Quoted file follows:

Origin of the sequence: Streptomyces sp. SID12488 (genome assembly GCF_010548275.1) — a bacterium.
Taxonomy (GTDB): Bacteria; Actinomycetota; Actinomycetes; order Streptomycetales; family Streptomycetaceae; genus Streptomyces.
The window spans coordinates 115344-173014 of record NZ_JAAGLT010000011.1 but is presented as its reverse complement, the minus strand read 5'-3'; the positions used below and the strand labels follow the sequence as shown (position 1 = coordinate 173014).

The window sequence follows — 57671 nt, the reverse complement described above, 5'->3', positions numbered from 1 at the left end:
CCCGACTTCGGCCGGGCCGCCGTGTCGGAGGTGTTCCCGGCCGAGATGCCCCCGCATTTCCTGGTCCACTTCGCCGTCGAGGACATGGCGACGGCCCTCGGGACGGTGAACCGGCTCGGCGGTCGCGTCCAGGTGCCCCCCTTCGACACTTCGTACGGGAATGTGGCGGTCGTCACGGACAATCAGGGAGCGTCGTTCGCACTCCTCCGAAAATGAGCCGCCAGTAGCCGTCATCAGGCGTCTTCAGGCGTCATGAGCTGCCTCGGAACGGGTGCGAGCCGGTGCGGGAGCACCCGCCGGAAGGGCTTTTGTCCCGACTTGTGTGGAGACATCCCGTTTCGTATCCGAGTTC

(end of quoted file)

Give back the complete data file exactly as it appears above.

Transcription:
Origin of the sequence: Streptomyces sp. SID12488 (genome assembly GCF_010548275.1) — a bacterium.
Taxonomy (GTDB): Bacteria; Actinomycetota; Actinomycetes; order Streptomycetales; family Streptomycetaceae; genus Streptomyces.
The window spans coordinates 115344-173014 of record NZ_JAAGLT010000011.1 but is presented as its reverse complement, the minus strand read 5'-3'; the positions used below and the strand labels follow the sequence as shown (position 1 = coordinate 173014).

The window sequence follows — 57671 nt, the reverse complement described above, 5'->3', positions numbered from 1 at the left end:
CCCGACTTCGGCCGGGCCGCCGTGTCGGAGGTGTTCCCGGCCGAGATGCCCCCGCATTTCCTGGTCCACTTCGCCGTCGAGGACATGGCGACGGCCCTCGGGACGGTGAACCGGCTCGGCGGTCGCGTCCAGGTGCCCCCCTTCGACACTTCGTACGGGAATGTGGCGGTCGTCACGGACAATCAGGGAGCGTCGTTCGCACTCCTCCGAAAATGAGCCGCCAGTAGCCGTCATCAGGCGTCTTCAGGCGTCATGAGCTGCCTCGGAACGGGTGCGAGCCGGTGCGGGAGCACCCGCCGGAAGGGCTTTTGTCCCGACTTGTGTGGAGACATCCCGTTTCGTATCCGAGTTC